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Post Reply When it comes to writing, which is most important? Grammar or Storytelling?
Posted 6/29/16
They go hand-in-hand. Poor grammar can actually ruin the experience of reading a really good story.
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Posted 6/29/16
Storytellin'.
I don't care how good your grammar is. If your story sucks it just sucks.
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Posted 6/29/16 , edited 6/29/16

qualeshia3 wrote:


Ryuouka wrote:


qualeshia3 wrote:


Ryuouka wrote:

What? Of all things, you made the option between storytelling and...grammar? What about characters, or themes? Or even interaction? No, let's put grammar in there and pretend like it's not the very basic of the basics in life.

Whether i'm reading a really shit story, or a quality story, I'd for sure expect proper grammar...wouldn't you?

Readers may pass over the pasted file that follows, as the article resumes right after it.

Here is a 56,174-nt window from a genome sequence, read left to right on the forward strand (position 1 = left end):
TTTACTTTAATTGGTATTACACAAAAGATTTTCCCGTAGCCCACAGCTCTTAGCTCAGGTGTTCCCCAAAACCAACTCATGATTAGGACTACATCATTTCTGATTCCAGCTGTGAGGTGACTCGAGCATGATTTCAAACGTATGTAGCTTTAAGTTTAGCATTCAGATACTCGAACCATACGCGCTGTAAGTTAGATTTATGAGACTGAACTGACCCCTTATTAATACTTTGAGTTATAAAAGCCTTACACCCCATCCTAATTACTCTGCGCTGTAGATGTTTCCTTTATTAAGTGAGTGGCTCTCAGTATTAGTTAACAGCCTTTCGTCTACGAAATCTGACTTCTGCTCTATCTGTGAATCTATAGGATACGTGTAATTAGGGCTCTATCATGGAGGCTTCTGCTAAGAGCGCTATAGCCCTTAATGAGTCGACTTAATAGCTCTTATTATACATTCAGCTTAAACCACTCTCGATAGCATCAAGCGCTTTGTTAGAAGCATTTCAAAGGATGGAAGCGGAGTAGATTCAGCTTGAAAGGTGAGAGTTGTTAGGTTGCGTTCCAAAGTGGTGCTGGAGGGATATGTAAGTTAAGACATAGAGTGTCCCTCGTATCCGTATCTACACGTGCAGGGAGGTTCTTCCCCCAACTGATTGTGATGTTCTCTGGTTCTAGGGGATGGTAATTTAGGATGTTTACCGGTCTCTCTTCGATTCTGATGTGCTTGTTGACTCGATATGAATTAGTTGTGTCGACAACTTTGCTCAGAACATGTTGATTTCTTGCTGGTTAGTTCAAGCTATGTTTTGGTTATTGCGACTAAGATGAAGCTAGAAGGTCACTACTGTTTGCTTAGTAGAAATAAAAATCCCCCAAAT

Storytelling and grammar are highly important to me. Yet I can't decide which is more important.

Showing not telling is complicated.


Trust me, If you don't have proper grammar, none will even look at your story.


True. At the same time would you read a story with good grammar but is boring?


This is irrelevant. The question is simply, would I read a good or bad story...
If there are stories, or books that you actually pay for, then ''bad grammar'' shouldn't be something you even have to think about.
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Posted 6/29/16 , edited 6/29/16
I'd say it depends on the story. So perhaps, in that sense, maybe I'd say storytelling?

For example, if I was reading a novel written from the point of view of an uneducated or "low class" character, I might actually expect improper grammar (or grammar I feel is reflective of the character).

I haven't read many stories written like that though, so generally I'd say grammar is very important, but still not more important than the story.